In recent conversations with several of Gilbane’s Analyst On Demand and Technology Acquisition Advisory clients, I have observed two careless practices that have prevented enterprises from being able to assess both the feature-functionality of their existing WCM applications and their requirements for selecting solutions to replace those applications. Both relate to a lack of documentation.
In the first case, it’s the absence of a master list of the WCM-related applications that have been developed in-house over the years. One company has “about 50” such applications, and geographically-dispersed individuals throughout the enterprise can tell me what some of them are, but no one can refer me to anyone or any system that has the complete listing. Discrete ongoing development projects exist for many of these applications, a few of which live buried deep in departmental silos. Needless to say, the functionality of applications within these silos is known only to a few people, is never re-used in other initiatives, and in fact often gets duplicated by newer siloed projects.
The second shortcoming is the non-documentation of feature-functions within the applications themselves. Even when applications are well known throughout the organization, their complete functionality sets are known to no one. This results in duplicate development, redundant purchases, and negative ROI — although no one knows just how negative.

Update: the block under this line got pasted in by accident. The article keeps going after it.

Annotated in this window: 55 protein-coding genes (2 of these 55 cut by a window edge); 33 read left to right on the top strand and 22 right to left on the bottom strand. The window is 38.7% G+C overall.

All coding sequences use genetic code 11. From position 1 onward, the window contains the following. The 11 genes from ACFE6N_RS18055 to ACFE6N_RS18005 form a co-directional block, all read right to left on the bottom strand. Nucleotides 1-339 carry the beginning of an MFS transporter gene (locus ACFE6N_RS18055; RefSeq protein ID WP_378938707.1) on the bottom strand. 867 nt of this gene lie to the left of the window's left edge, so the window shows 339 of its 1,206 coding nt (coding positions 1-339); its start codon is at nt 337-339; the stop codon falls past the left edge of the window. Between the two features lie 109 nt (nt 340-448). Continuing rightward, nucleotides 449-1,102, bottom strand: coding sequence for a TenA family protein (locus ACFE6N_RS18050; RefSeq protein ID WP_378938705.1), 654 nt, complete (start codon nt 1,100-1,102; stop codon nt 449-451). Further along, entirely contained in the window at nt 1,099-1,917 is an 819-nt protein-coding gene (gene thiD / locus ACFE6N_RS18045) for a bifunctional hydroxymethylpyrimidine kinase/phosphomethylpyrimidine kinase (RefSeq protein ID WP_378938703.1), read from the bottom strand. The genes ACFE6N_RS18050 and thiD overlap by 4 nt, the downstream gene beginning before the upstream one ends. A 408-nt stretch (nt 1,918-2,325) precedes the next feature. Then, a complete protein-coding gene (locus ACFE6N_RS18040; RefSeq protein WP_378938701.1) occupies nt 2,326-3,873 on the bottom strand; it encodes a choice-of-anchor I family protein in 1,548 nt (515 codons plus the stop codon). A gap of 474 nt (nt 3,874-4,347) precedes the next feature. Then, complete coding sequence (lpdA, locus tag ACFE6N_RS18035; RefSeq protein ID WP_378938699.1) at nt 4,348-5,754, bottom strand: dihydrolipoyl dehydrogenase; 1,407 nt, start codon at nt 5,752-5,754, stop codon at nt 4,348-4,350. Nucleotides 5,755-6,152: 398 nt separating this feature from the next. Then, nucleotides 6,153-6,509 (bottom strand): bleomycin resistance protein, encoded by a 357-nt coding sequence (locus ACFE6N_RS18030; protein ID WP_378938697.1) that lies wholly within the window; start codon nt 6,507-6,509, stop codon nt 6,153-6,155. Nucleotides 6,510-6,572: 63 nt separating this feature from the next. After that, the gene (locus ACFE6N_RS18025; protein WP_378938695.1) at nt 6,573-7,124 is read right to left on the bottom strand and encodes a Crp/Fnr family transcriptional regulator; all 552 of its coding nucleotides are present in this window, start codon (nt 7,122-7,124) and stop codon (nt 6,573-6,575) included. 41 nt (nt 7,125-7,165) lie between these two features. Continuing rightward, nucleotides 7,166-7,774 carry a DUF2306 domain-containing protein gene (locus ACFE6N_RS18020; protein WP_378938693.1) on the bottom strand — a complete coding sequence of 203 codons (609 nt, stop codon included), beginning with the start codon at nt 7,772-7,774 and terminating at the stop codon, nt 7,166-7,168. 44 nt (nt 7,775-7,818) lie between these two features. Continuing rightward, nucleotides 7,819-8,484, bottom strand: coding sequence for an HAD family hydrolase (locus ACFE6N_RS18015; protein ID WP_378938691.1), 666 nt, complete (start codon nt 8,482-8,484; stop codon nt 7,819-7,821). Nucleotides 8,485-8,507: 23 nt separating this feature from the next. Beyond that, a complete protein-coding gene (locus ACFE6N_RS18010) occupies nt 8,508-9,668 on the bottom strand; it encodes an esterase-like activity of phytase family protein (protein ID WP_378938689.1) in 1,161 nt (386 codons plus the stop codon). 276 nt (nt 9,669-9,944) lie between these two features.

At a minimum, enterprises should maintain master lists of both their WCM-related applications and the functionality within each one. To make effective use of such documentation, companies should establish effective dissemination processes. Examples range from the inclusion of key individuals in change control board meetings (for companies with predictive-style development methods) to informal cross-functional communication, especially between disparate technology groups, but also between IT and the business units whose requirements drive application development.

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